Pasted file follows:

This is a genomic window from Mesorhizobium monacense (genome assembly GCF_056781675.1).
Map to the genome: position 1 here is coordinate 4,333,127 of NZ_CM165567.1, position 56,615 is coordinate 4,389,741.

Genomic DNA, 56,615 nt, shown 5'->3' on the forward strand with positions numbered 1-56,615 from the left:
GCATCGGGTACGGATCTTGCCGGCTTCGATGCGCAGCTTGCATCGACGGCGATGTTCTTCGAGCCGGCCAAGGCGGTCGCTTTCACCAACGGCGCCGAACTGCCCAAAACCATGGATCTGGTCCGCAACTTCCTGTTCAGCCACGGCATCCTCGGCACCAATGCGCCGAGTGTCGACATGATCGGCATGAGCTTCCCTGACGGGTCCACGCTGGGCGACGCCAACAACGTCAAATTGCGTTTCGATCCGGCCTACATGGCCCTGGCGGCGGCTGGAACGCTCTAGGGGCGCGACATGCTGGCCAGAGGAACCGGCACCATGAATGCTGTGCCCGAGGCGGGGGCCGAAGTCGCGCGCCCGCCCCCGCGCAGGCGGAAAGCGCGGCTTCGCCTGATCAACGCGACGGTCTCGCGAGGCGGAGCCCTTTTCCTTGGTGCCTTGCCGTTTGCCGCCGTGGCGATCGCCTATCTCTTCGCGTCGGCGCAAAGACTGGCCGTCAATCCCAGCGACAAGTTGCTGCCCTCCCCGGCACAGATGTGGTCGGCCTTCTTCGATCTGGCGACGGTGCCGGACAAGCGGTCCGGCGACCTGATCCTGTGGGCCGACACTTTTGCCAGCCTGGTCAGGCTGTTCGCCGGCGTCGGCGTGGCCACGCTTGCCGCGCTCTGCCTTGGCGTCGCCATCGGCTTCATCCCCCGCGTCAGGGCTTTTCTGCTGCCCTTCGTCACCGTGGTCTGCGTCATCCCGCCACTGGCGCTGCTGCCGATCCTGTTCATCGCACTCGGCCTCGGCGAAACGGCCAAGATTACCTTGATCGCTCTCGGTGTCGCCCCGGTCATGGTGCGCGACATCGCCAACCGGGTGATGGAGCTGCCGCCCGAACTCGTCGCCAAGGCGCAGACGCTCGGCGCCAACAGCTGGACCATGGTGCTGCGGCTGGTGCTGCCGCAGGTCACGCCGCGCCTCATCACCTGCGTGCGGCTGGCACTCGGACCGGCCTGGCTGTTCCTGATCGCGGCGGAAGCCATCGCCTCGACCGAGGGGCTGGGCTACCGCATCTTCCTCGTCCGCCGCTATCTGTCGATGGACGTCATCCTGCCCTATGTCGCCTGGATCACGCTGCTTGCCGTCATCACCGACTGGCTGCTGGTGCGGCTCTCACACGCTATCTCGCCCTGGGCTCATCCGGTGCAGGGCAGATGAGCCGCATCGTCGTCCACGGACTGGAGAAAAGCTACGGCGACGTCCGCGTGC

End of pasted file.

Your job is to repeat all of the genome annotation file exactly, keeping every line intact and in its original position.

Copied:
This is a genomic window from Mesorhizobium monacense (genome assembly GCF_056781675.1).
Map to the genome: position 1 here is coordinate 4,333,127 of NZ_CM165567.1, position 56,615 is coordinate 4,389,741.

Genomic DNA, 56,615 nt, shown 5'->3' on the forward strand with positions numbered 1-56,615 from the left:
GCATCGGGTACGGATCTTGCCGGCTTCGATGCGCAGCTTGCATCGACGGCGATGTTCTTCGAGCCGGCCAAGGCGGTCGCTTTCACCAACGGCGCCGAACTGCCCAAAACCATGGATCTGGTCCGCAACTTCCTGTTCAGCCACGGCATCCTCGGCACCAATGCGCCGAGTGTCGACATGATCGGCATGAGCTTCCCTGACGGGTCCACGCTGGGCGACGCCAACAACGTCAAATTGCGTTTCGATCCGGCCTACATGGCCCTGGCGGCGGCTGGAACGCTCTAGGGGCGCGACATGCTGGCCAGAGGAACCGGCACCATGAATGCTGTGCCCGAGGCGGGGGCCGAAGTCGCGCGCCCGCCCCCGCGCAGGCGGAAAGCGCGGCTTCGCCTGATCAACGCGACGGTCTCGCGAGGCGGAGCCCTTTTCCTTGGTGCCTTGCCGTTTGCCGCCGTGGCGATCGCCTATCTCTTCGCGTCGGCGCAAAGACTGGCCGTCAATCCCAGCGACAAGTTGCTGCCCTCCCCGGCACAGATGTGGTCGGCCTTCTTCGATCTGGCGACGGTGCCGGACAAGCGGTCCGGCGACCTGATCCTGTGGGCCGACACTTTTGCCAGCCTGGTCAGGCTGTTCGCCGGCGTCGGCGTGGCCACGCTTGCCGCGCTCTGCCTTGGCGTCGCCATCGGCTTCATCCCCCGCGTCAGGGCTTTTCTGCTGCCCTTCGTCACCGTGGTCTGCGTCATCCCGCCACTGGCGCTGCTGCCGATCCTGTTCATCGCACTCGGCCTCGGCGAAACGGCCAAGATTACCTTGATCGCTCTCGGTGTCGCCCCGGTCATGGTGCGCGACATCGCCAACCGGGTGATGGAGCTGCCGCCCGAACTCGTCGCCAAGGCGCAGACGCTCGGCGCCAACAGCTGGACCATGGTGCTGCGGCTGGTGCTGCCGCAGGTCACGCCGCGCCTCATCACCTGCGTGCGGCTGGCACTCGGACCGGCCTGGCTGTTCCTGATCGCGGCGGAAGCCATCGCCTCGACCGAGGGGCTGGGCTACCGCATCTTCCTCGTCCGCCGCTATCTGTCGATGGACGTCATCCTGCCCTATGTCGCCTGGATCACGCTGCTTGCCGTCATCACCGACTGGCTGCTGGTGCGGCTCTCACACGCTATCTCGCCCTGGGCTCATCCGGTGCAGGGCAGATGAGCCGCATCGTCGTCCACGGACTGGAGAAAAGCTACGGCGACGTCCGCGTGC